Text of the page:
I really enjoyed chatting with Lindsay Padilla in Episode 53 of the podcast Academics Mean Business (AMB). I’ve been a big fan of this podcast for a while now, so I was delighted to make my own appearance on the show. You can learn so much about entrepreneurship and leadership, from listening to Lindsay’s guests talk about their side-gigs and full-blown businesses.
In my interview we ranged across a number of topics, including my academic career, how I came to leave academia, and when and why I set up my blog Jobs on Toast. Lindsay even reveals the origins and meaning of the name Jobs on Toast (clue – it has something to do with baked beans)!
Towards the end of the interview we get into my plans for my next project, which is going to be around supporting people with their career progression more broadly. After nearly 10 years of focus on supporting PhDs, I’m looking to share the message of skills-based career advancement with a wider audience – more news soon!
I also enjoyed Lindsay’s wide-ranging interview with Gladys Ato in Episode 51. Gladys is someone who has so much rich practical experience and wisdom to share. I especially liked this insight about leadership: ‘Leadership is having a bigger vision for the audience, than the vision they have for themselves’.
Do you know someone who’s thinking about further study, but is unsure about what to study, or how it could boost their career prospects? I recently recorded a video course to guide folks through their options, when considering a postgraduate diploma, Masters or PhD.
Since 2009 I’ve had the pleasure of getting out on the road, sharing the story of my own career change with audiences of researchers and academics. I’ve made a successful transition from a PhD in Medieval Studies, into a career in business, project management and consultancy. I love telling my story and helping PhDs with their own career thinking.
Let’s face it, it’s easy to get closeted away just doing your research, and not put parallel effort into your career planning during your PhD. But sometimes you need to get out of the library or the lab and take advantage of ‘hire education’ events on campus. What are some of the benefits of attending? To my mind they’re invaluable for:
Raising your awareness of careers paths outside of higher education
Showing you how it was done – bringing career change to life
Picking up tips on the individual steps of the career change process
Helping you discuss non-academic career options with your peers and supervisors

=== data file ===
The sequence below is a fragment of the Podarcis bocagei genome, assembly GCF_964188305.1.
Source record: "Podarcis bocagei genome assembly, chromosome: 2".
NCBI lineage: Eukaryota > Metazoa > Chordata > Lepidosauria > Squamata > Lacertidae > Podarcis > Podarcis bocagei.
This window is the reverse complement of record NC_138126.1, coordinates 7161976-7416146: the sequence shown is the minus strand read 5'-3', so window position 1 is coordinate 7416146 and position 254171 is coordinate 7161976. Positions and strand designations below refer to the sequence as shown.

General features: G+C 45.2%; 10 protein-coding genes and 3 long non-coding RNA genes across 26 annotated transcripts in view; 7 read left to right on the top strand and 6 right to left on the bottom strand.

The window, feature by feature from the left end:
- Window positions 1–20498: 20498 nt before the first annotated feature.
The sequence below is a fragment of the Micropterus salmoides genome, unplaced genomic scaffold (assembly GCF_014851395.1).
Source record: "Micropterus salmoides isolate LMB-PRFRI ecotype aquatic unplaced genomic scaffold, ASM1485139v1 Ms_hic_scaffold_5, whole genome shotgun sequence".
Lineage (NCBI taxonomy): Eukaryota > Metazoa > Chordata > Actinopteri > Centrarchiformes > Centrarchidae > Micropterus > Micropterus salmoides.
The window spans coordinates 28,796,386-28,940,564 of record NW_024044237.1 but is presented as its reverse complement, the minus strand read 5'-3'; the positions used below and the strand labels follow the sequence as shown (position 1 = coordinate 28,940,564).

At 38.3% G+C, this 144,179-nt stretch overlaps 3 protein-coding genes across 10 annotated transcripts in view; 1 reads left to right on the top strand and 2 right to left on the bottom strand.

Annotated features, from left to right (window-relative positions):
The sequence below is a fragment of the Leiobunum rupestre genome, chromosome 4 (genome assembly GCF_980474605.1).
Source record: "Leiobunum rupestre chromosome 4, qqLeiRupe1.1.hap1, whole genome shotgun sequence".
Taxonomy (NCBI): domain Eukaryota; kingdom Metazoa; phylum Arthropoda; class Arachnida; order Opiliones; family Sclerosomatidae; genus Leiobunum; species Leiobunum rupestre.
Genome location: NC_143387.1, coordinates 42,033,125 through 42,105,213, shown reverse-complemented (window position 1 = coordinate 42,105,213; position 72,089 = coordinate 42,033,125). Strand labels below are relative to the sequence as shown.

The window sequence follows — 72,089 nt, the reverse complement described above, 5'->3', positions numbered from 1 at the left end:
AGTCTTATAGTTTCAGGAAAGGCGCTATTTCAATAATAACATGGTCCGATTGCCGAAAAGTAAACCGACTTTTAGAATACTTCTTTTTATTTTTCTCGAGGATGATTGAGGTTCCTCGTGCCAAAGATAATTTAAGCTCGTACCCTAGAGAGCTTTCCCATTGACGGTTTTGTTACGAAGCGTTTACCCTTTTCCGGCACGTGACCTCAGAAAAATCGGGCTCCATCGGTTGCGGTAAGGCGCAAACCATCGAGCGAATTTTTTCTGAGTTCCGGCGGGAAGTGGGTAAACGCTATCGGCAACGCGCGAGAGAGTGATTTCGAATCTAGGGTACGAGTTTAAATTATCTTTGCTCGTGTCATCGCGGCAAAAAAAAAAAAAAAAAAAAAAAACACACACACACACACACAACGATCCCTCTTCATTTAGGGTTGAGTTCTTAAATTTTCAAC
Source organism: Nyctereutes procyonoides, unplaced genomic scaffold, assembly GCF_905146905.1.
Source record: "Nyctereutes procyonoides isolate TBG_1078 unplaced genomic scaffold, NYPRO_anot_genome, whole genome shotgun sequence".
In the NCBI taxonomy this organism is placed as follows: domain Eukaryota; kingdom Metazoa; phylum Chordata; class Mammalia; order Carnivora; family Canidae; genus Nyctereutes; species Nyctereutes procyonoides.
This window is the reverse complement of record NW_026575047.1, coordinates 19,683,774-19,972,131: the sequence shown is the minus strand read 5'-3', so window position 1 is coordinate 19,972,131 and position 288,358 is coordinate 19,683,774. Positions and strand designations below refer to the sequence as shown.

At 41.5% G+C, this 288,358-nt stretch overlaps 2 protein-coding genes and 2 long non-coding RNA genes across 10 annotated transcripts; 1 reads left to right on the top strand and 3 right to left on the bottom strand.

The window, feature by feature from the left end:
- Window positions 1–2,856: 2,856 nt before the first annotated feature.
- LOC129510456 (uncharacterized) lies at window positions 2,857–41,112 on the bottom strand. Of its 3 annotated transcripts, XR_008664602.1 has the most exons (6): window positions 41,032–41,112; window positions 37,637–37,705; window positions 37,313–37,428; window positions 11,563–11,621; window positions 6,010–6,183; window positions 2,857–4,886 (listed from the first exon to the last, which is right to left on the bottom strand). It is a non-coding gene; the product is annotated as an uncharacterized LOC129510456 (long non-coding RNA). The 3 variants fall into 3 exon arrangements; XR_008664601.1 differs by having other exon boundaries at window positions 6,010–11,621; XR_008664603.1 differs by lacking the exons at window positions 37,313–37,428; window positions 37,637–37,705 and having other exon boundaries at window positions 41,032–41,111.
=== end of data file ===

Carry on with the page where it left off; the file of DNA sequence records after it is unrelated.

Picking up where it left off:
Remember, once you’ve graduated, you’ll have to pay for any further career support you need. So look out for speakers appearing on campus, and make the time to attend while they’re still accessible to you.
If you haven’t attended a live careers event before, read the 3 case studies below to learn more about what goes on. These examples are all taken from events I’ve spoken at during 2017. Please do drop me a note if you’re interested in booking me to speak to researchers at your university.
1. A careers workshop organised by your graduate school
On 8 February 2017 I was the guest of the Graduate School at Brunel University London, running a morning careers workshop for a mixed audience of PhDs and post-docs. In this workshop on ‘Opportunities and tools for researchers wishing to work outside of academia’, I covered the following topics in depth:
How to communicate your value to employers outside academia
Tools and resources for career changers
I got a lovely email the next day from the organiser, who said that she’d bumped into some of the attendees that morning and they were still talking about the workshop! So look out for careers events organised by your university careers service or graduate school.
2. A careers talk organised by your professional association
On 3 February 2017 I was the guest of the Irish Association of Professional Historians at the National Library in Dublin, speaking to an audience of historians about career paths outside of academia. Afterwards I held a careers clinic where I helped 12 of the attendees improve their CVs. I was so impressed by the calibre of these folks, many of whom were pursuing PhDs as well as having full time jobs elsewhere. If you belong to a professional association, why not ask them to put on a live careers event for members?
3. A careers conference organised by researchers
On 16 March 2017 I was a guest speaker at the Researching our Futures conference, which was organised by a group of researchers at the University of Newcastle. The organisers deserve huge credit for their initiative and the excellent line up of speakers they assembled. My talk was on ‘Promoting your skills as a researcher’, covering identifying the transferable skills you’re acquired as a researcher, and translating these skills into language employers can understand. We did some practical exercises based on these themes during my session.
If you’d like to get hold of the slides for my talk on ‘How to translate your skills into language employers can understand’, you can sign up for my email newsletter and I’ll send you a link to download the slide deck.